Third tool: The home page of Mango Languages features some very cute mango fruits dressed up in various scenarios. The sign-up process includes tests for Java and Flash, which are pretty standard. I had no problem accessing the lessons on my Mac. I have taken Spanish before, so I figured I’d be in better position to judge the utility of Spanish lessons than I would any language completely new to me. I was disappointed when the only available lesson on the free version appears to be “A Language Love Affair” which trots out the tired old youth and hetero centered boy-meets-girl dating scenario where you practice how to invite someone to a party. I wish Mango had stuck to its cute and neutral mango fruit to represent the two sides of the conversation.

Guiding question 1: How many of the proposed tools are contextualized primarily for teacher presentation (passive learning)? I think one could post a lot of passive (sit and read) content on Moodle. It’s really up to the teacher to put in the time it takes to make hyperlinks, videos, quizzes, and other interactive content. Just like Blackboard, it is as static or dynamic as you make it.

Guiding question 2: Which have potential for active learning or afford students opportunity to display a product of their learning? Mango does ask the learner to practice the phrases out loud and offers a chance to record your own voice and play it back, so you can compare your pronunciation to the instructor. It shows you a voice pattern comparison and you can even play both recordings simultaneously. It doesn’t score them though; you must interpret.

Guiding questions 3 & 4: Which of the tools have potential for developing or enhancing the community of learners? Which features most actively support learner engagement in a community? I like the sharability of content made with Skitch. I think it could be integrated into collaborative projects. Just have a chat with students about “fair use” first. Moodle has the most potential simply because it can be used for any content, not just for language learning or photo editing. Since I couldn’t try creating my own, I went to http://moodlecommons.org/ to see what others have done. One example was a literature class that noted “peer evaluation and review is done by an add on software that passes the essays from person to person” so students can interact over their readings of Pride & Prejudice.

Digital Reputations and Posting Classwork Online

When it comes to the issue of students posting things publicly online, my focus (as a student AND a teacher) is how it will affect the online “self” we are all curating. Is the classwork attached to our full real name? Will it show up on the first page of search results because it is recent?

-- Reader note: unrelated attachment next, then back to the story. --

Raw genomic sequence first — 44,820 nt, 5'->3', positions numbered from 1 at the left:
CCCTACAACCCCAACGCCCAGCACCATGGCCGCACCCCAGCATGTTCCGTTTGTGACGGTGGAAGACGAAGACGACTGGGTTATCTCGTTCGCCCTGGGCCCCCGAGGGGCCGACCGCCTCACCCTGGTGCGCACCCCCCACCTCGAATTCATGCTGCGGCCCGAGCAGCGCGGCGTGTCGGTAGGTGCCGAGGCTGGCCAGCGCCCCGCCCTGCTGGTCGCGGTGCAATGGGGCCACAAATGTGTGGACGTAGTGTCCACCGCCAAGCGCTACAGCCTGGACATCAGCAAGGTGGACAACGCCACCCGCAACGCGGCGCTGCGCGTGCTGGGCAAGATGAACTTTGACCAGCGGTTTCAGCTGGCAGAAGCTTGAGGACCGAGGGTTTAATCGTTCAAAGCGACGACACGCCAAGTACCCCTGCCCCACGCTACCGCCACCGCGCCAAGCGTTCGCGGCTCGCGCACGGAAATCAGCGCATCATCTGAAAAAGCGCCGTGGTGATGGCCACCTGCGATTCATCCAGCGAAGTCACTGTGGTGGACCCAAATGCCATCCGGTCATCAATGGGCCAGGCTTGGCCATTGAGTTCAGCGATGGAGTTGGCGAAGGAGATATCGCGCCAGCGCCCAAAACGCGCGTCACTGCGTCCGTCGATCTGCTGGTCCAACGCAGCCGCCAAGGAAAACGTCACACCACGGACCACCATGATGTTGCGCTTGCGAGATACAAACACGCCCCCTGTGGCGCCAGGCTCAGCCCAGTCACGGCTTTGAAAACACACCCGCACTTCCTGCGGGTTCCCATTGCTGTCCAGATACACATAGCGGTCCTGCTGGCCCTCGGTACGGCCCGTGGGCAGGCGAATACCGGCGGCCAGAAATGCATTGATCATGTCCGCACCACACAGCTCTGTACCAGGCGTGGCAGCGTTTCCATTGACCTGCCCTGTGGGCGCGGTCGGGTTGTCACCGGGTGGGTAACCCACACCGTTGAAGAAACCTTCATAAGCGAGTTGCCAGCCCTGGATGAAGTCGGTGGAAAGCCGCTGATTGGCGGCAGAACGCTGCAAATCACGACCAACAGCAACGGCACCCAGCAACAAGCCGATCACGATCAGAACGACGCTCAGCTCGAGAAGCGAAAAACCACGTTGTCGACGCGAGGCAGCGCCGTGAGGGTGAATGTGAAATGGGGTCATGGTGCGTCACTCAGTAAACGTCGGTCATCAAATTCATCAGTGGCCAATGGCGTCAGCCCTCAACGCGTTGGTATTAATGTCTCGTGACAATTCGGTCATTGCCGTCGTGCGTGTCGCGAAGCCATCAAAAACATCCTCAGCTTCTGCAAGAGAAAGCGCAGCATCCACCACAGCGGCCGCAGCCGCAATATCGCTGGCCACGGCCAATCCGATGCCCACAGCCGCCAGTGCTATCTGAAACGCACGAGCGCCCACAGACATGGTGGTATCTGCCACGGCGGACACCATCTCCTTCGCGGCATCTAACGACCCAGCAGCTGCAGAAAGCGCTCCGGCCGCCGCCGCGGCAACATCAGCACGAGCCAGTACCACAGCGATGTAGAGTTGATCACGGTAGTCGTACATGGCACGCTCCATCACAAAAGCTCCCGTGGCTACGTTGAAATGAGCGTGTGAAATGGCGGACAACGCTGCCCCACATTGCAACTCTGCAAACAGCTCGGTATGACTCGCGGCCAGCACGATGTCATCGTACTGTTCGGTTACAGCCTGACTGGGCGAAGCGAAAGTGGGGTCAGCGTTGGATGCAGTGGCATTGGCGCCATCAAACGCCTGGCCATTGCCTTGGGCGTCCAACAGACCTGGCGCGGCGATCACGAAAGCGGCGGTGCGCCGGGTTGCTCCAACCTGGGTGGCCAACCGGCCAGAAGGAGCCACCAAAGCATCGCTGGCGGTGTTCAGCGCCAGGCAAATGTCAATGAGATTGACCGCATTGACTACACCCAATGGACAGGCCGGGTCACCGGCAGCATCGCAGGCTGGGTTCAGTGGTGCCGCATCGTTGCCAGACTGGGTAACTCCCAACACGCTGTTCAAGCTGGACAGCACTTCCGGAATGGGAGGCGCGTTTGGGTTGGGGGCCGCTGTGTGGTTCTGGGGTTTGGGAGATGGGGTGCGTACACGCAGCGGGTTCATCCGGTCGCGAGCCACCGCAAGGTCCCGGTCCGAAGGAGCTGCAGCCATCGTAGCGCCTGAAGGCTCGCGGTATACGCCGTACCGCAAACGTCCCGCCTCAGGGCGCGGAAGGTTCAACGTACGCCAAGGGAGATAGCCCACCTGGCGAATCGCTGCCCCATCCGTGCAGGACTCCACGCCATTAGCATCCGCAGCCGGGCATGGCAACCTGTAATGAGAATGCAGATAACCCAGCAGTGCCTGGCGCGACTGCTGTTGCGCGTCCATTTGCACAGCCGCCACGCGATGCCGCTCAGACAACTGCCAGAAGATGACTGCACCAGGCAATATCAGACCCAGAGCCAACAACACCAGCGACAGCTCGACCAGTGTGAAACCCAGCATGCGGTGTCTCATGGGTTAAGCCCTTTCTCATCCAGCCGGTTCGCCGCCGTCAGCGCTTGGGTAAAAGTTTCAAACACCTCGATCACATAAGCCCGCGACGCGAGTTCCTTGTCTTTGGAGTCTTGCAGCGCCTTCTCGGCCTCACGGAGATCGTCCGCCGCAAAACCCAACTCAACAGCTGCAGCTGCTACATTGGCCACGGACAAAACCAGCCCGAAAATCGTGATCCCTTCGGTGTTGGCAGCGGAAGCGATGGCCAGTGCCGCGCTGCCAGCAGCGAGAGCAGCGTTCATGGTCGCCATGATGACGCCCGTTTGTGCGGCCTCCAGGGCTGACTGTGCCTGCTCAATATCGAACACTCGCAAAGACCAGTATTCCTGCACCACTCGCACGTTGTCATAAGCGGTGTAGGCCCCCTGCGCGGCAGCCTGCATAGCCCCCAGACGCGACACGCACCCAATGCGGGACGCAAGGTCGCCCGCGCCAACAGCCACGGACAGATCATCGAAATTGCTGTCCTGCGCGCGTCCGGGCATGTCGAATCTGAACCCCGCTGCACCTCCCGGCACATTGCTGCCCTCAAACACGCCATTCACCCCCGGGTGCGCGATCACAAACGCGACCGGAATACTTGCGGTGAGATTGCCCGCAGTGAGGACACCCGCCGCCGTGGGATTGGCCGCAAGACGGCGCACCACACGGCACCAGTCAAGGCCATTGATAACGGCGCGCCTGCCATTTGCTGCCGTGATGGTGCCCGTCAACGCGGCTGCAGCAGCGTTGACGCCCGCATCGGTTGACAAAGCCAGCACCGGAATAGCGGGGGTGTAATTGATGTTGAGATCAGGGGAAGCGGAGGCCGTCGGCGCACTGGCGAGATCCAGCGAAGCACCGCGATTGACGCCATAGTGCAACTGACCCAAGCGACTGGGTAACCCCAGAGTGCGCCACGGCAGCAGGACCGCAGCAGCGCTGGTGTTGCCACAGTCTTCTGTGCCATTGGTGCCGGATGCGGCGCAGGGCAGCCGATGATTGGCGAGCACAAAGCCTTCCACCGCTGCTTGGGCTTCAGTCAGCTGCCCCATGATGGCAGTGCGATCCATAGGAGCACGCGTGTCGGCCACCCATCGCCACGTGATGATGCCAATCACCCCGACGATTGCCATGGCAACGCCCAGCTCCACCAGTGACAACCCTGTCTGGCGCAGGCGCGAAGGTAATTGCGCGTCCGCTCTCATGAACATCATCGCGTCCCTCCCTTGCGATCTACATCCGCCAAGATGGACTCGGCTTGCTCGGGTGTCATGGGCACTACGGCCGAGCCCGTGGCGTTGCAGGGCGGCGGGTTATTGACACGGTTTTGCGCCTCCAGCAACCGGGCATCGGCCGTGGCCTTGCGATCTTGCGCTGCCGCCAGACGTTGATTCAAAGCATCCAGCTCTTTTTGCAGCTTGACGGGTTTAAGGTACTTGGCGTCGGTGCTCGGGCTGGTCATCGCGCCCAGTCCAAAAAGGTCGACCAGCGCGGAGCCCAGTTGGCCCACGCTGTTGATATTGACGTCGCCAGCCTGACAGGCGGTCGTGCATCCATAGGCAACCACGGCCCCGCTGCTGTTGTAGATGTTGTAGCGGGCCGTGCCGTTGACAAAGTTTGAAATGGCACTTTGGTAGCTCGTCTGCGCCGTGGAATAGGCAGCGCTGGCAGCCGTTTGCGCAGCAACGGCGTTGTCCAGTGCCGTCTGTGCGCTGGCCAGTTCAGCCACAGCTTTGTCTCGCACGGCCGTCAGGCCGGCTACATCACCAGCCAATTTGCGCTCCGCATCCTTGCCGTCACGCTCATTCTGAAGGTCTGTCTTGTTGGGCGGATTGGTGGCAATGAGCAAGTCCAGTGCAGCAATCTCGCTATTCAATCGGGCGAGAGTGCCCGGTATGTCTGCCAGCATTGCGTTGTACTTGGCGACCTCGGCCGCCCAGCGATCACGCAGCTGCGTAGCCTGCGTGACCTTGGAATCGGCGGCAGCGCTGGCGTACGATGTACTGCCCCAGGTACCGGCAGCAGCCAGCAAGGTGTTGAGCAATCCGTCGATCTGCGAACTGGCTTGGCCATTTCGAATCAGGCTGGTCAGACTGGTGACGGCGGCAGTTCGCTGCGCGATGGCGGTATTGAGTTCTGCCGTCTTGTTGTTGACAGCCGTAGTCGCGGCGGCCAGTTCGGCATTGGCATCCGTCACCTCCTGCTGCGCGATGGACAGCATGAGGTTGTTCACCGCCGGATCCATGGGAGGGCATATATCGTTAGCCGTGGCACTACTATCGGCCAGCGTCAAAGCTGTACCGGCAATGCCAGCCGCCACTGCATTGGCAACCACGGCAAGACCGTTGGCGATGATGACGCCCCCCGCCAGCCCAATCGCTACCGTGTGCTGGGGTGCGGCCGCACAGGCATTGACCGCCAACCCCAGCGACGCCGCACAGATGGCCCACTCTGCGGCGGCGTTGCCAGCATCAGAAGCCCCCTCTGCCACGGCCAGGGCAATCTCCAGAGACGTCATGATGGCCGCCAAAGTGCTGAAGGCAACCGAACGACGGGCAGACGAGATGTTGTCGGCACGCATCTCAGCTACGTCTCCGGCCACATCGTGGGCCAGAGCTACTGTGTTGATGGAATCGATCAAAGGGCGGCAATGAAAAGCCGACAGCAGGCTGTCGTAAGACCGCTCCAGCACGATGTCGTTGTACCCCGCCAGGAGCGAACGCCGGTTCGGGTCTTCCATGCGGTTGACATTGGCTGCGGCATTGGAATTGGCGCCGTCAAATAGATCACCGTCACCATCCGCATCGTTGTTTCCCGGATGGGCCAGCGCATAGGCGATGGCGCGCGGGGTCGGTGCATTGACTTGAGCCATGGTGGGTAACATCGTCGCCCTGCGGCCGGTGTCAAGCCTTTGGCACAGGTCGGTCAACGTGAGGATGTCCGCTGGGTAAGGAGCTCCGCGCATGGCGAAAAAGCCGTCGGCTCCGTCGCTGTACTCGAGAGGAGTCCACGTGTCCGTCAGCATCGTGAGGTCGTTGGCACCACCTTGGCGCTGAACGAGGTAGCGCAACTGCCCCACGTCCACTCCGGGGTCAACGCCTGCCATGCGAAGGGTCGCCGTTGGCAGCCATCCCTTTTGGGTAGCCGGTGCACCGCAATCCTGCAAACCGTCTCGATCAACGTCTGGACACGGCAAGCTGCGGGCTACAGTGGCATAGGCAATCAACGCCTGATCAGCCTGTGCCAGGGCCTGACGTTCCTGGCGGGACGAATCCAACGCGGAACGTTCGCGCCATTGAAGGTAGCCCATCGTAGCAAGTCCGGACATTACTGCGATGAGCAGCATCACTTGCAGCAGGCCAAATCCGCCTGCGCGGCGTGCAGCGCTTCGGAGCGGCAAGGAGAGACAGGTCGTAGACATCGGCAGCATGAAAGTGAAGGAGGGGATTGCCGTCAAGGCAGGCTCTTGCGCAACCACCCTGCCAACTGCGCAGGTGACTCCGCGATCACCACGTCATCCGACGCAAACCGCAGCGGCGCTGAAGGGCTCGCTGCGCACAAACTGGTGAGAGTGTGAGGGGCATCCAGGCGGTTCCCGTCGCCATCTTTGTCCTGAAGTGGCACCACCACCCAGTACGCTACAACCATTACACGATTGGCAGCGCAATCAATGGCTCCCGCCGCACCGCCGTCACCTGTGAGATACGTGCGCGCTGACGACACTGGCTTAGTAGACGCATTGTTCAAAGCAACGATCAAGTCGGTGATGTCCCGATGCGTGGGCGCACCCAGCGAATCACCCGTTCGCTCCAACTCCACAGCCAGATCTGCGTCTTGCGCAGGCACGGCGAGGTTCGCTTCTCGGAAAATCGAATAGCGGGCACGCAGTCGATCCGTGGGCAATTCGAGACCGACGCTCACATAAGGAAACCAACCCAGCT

Many people likely think it’s paranoid to worry about one’s class choice and discussion contributions showing up in an online search. I agree that there are few scenarios that jump to mind where the risk is high. But I still like to think critically about any digital footprint I leave.

If I am a non-degree student and I enroll in an ECE class about infants, or a special topics class on a certain religion, that may lead people to make certain assumptions about me. Normally no one would find out what classes I’m taking in a given semester. But a publicly available class forum does mean a potential employer or nosy acquaintance could run across that information if the class requires public posting online.

I think the other posts this week have already pointed out many of the pros and cons of public posting. On the “cons” side, some folks discussed intellectual property concerns (my name is attached, but it’s a class blog not a journal article; does that mean anyone can “steal” my curriculum now?) Others mentioned the knowledge and maturity gap of grade and high school students compared to grad students (how do we encourage free flow of ideas and discourage bullying?)

On the “pros” side, the “public” label of my posts encourages me to think a little more carefully about my arguments and dig deeper for evidence I can link to. Being able to have hyperlinks and tags is nice for when I want to revisit content later. I think this blog archive could come in handy in the future, so it’s nice that it is searchable and I could easily share it with colleagues if I wanted to.

As people we are all evolving; a student’s opinion going into a discussion may change by the end after he or she has heard the stories and evidence others provide. So, I’d rather they have the opportunity to revise things. I have a friend that teaches critical race theory, and has some very tough and productive discussions in class. But they are non-recorded discussions, and students are asked to keep things “inside” of class. Am I just not giving students enough credit in thinking they won’t speak as freely if they know their words will be posted publicly? I guess I come from a community where, if you’re going to blast your opinion on the internet, it’s because you are comfortable being an “outspoken activist.”

The question was posed, in which circumstances do the advantages supersede the concerns? I would really like my answer to be “whenever the circumstances will allow true learning to occur.” But I am still wary of having any discussions that would relate to religion or politics in a digital public forum, because screenshots make everything permanent. I guess I’m still working on what is and isn’t “hype.”